Our hopes were high that a higher-end Bluetooth model to sit above its flagship XM5 would surface earlier this year when we heard whispers of ‘new Sony Bluetooth headphones’, but that turned out to be the brand’s new ULT Wear range of mid-priced, bass-boosted models. There’s nothing wrong with that – Sony is going after an important mass-market sector of the headphone space, and with mostly great success. But – and I’m aware this may sound like spoilt behaviour – the continual success of its premium wireless model has me hankering for a more aspirational effort from Sony’s engineering team. I know they are capable, and surely there’s a market for one?

I’d be the first to oppose such aspiration taking shape as a WH-1000XM6, as that model’s price point is, while reasonably attainable, higher than many can reach as it is. What I'm after is a model above them; a higher tier of flagship.

A music and movie maestro?

So what would this (hopefully additional) all-singing-all-dancing model look like in my eyes? It goes without saying that sound quality at least as sophisticated as that delivered by the premium-premium crop’s current class leaders (the five-star AirPods Max, Focal Bathys and Bowers & Wilkins Px8) would be a must.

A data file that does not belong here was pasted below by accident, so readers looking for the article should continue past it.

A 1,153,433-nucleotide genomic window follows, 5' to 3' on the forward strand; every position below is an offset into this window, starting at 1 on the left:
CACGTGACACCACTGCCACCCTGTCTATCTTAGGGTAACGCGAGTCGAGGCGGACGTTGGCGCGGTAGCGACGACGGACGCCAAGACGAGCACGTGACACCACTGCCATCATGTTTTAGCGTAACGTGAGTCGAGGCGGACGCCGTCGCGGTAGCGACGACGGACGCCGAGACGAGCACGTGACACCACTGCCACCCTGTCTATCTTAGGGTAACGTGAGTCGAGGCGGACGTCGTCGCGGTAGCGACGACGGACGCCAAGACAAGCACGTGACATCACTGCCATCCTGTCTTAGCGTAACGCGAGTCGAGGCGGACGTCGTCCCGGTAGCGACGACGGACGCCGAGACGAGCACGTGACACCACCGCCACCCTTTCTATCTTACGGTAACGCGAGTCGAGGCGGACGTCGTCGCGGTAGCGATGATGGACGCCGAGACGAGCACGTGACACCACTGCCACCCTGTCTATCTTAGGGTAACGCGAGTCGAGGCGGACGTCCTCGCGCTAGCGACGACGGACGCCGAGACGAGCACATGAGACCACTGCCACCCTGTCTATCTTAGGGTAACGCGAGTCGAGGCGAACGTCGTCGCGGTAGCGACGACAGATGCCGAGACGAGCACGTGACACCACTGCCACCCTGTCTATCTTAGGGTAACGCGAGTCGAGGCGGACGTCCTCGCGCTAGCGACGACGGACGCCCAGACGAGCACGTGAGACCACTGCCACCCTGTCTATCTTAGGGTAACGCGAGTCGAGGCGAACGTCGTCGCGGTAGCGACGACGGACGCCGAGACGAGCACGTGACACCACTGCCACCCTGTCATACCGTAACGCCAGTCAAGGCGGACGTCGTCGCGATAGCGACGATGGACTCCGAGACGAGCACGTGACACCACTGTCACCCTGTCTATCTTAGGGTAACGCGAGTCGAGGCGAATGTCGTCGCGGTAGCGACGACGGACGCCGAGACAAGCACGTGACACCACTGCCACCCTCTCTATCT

Sony somewhat downgrading the premium-ness of the WH-1000XM5’s build and aesthetic compared to its predecessor (the XM4) leaves more luxury to be desired in the design department, too. Not least when you have blingy lookers like the aforementioned Focals and B&Ws in the ring. Touch control is as 21st century as TikTok, of course, but does anyone actually like it on headphones? Proper, nicely integrated buttons please, Sony.

And as my colleague who recently penned fervently about his wish for more home cinema headphones would no doubt agree, wouldn’t it be nice for Sony to also make these a great pair of immersive, cinema-like, spatial audio-supporting headphones for more immersive personal listening while movie watching? Sony has done a stellar job with its Dolby Atmos soundbars, after all, and it hasn't really given much gravitas to its spatial 360 Reality Audio technology so far, so Atmos-friendly operation, perhaps complete with in-room calibration (similar to that offered by the Sonos Ace), doesn’t stretch the imagination too much.